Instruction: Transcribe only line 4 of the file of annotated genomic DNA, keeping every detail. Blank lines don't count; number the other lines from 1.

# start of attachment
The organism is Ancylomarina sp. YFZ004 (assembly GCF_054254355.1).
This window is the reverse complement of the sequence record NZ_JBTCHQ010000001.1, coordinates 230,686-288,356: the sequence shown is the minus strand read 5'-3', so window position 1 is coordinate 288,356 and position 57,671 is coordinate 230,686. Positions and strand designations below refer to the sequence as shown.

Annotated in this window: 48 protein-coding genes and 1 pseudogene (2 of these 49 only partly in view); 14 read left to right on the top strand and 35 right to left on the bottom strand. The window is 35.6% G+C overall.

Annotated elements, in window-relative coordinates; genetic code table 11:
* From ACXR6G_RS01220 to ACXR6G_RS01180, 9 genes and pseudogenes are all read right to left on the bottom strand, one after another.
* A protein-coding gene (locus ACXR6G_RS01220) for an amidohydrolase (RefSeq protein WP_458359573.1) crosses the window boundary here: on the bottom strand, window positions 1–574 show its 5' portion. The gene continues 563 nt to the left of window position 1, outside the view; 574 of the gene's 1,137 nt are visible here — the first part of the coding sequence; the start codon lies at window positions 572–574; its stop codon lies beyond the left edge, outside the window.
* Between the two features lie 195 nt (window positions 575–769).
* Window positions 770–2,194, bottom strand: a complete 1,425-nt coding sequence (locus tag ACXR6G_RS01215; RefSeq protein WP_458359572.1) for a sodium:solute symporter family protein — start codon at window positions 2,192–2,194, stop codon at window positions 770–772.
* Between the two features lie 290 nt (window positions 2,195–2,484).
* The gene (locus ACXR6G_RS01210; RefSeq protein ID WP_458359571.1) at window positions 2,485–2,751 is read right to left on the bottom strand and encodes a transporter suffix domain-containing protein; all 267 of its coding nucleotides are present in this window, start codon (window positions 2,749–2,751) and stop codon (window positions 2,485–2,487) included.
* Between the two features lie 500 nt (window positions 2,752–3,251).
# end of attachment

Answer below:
Annotated elements, in window-relative coordinates; genetic code table 11: